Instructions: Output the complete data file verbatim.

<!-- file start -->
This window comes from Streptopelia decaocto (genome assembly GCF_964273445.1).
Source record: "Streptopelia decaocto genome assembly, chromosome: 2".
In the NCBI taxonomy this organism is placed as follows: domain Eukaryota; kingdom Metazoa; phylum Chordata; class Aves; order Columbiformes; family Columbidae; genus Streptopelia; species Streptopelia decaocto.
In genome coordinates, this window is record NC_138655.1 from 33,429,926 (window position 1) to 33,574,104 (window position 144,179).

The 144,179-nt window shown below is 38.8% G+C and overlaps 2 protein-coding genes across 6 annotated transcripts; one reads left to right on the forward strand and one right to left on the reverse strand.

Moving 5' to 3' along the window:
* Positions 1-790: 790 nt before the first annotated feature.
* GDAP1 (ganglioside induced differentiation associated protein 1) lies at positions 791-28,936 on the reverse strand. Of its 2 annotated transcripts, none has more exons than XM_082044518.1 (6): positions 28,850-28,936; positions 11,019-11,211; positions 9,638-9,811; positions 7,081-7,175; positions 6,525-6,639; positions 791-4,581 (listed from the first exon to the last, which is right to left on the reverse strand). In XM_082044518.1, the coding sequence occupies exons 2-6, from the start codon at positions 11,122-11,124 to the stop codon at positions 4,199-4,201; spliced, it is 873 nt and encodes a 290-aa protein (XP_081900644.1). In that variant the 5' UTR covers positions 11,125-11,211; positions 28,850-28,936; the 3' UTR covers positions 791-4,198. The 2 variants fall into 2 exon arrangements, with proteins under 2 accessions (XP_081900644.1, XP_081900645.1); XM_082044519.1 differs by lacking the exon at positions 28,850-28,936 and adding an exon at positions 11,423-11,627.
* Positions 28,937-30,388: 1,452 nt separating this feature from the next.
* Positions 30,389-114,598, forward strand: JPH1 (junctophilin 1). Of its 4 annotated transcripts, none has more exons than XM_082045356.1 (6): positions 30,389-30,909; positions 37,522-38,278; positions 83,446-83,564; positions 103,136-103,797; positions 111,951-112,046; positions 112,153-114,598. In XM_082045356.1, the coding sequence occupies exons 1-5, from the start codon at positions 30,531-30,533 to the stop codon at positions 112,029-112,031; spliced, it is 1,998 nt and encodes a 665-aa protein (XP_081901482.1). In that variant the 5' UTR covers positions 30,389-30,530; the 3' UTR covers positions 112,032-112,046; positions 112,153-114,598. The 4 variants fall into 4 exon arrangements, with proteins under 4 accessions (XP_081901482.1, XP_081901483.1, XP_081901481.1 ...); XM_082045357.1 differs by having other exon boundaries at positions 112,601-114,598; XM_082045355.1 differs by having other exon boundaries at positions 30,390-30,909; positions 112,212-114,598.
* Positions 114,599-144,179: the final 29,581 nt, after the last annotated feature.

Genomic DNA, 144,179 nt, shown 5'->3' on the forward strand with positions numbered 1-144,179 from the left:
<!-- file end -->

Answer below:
This window comes from Streptopelia decaocto (genome assembly GCF_964273445.1).
Source record: "Streptopelia decaocto genome assembly, chromosome: 2".
In the NCBI taxonomy this organism is placed as follows: domain Eukaryota; kingdom Metazoa; phylum Chordata; class Aves; order Columbiformes; family Columbidae; genus Streptopelia; species Streptopelia decaocto.
In genome coordinates, this window is record NC_138655.1 from 33,429,926 (window position 1) to 33,574,104 (window position 144,179).

The 144,179-nt window shown below is 38.8% G+C and overlaps 2 protein-coding genes across 6 annotated transcripts; one reads left to right on the forward strand and one right to left on the reverse strand.

Moving 5' to 3' along the window:
* Positions 1-790: 790 nt before the first annotated feature.
* GDAP1 (ganglioside induced differentiation associated protein 1) lies at positions 791-28,936 on the reverse strand. Of its 2 annotated transcripts, none has more exons than XM_082044518.1 (6): positions 28,850-28,936; positions 11,019-11,211; positions 9,638-9,811; positions 7,081-7,175; positions 6,525-6,639; positions 791-4,581 (listed from the first exon to the last, which is right to left on the reverse strand). In XM_082044518.1, the coding sequence occupies exons 2-6, from the start codon at positions 11,122-11,124 to the stop codon at positions 4,199-4,201; spliced, it is 873 nt and encodes a 290-aa protein (XP_081900644.1). In that variant the 5' UTR covers positions 11,125-11,211; positions 28,850-28,936; the 3' UTR covers positions 791-4,198. The 2 variants fall into 2 exon arrangements, with proteins under 2 accessions (XP_081900644.1, XP_081900645.1); XM_082044519.1 differs by lacking the exon at positions 28,850-28,936 and adding an exon at positions 11,423-11,627.
* Positions 28,937-30,388: 1,452 nt separating this feature from the next.
* Positions 30,389-114,598, forward strand: JPH1 (junctophilin 1). Of its 4 annotated transcripts, none has more exons than XM_082045356.1 (6): positions 30,389-30,909; positions 37,522-38,278; positions 83,446-83,564; positions 103,136-103,797; positions 111,951-112,046; positions 112,153-114,598. In XM_082045356.1, the coding sequence occupies exons 1-5, from the start codon at positions 30,531-30,533 to the stop codon at positions 112,029-112,031; spliced, it is 1,998 nt and encodes a 665-aa protein (XP_081901482.1). In that variant the 5' UTR covers positions 30,389-30,530; the 3' UTR covers positions 112,032-112,046; positions 112,153-114,598. The 4 variants fall into 4 exon arrangements, with proteins under 4 accessions (XP_081901482.1, XP_081901483.1, XP_081901481.1 ...); XM_082045357.1 differs by having other exon boundaries at positions 112,601-114,598; XM_082045355.1 differs by having other exon boundaries at positions 30,390-30,909; positions 112,212-114,598.
* Positions 114,599-144,179: the final 29,581 nt, after the last annotated feature.

Genomic DNA, 144,179 nt, shown 5'->3' on the forward strand with positions numbered 1-144,179 from the left: